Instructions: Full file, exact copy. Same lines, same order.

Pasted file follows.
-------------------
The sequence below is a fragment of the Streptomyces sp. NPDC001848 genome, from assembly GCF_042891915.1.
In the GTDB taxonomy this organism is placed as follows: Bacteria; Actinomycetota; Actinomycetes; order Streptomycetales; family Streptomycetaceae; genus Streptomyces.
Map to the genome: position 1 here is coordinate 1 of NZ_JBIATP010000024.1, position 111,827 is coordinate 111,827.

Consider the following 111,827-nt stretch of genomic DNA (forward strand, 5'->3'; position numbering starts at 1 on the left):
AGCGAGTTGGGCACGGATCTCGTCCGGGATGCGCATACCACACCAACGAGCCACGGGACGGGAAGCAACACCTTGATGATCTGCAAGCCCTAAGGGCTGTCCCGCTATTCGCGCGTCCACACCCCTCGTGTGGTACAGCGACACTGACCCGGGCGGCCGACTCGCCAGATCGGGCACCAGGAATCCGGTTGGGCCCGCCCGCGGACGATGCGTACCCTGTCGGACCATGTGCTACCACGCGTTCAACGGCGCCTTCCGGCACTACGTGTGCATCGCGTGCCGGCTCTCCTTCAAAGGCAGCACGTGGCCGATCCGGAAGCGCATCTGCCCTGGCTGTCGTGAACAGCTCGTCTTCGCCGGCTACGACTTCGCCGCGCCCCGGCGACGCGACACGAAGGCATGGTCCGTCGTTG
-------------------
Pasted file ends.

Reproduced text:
The sequence below is a fragment of the Streptomyces sp. NPDC001848 genome, from assembly GCF_042891915.1.
In the GTDB taxonomy this organism is placed as follows: Bacteria; Actinomycetota; Actinomycetes; order Streptomycetales; family Streptomycetaceae; genus Streptomyces.
Map to the genome: position 1 here is coordinate 1 of NZ_JBIATP010000024.1, position 111,827 is coordinate 111,827.

Consider the following 111,827-nt stretch of genomic DNA (forward strand, 5'->3'; position numbering starts at 1 on the left):
AGCGAGTTGGGCACGGATCTCGTCCGGGATGCGCATACCACACCAACGAGCCACGGGACGGGAAGCAACACCTTGATGATCTGCAAGCCCTAAGGGCTGTCCCGCTATTCGCGCGTCCACACCCCTCGTGTGGTACAGCGACACTGACCCGGGCGGCCGACTCGCCAGATCGGGCACCAGGAATCCGGTTGGGCCCGCCCGCGGACGATGCGTACCCTGTCGGACCATGTGCTACCACGCGTTCAACGGCGCCTTCCGGCACTACGTGTGCATCGCGTGCCGGCTCTCCTTCAAAGGCAGCACGTGGCCGATCCGGAAGCGCATCTGCCCTGGCTGTCGTGAACAGCTCGTCTTCGCCGGCTACGACTTCGCCGCGCCCCGGCGACGCGACACGAAGGCATGGTCCGTCGTTG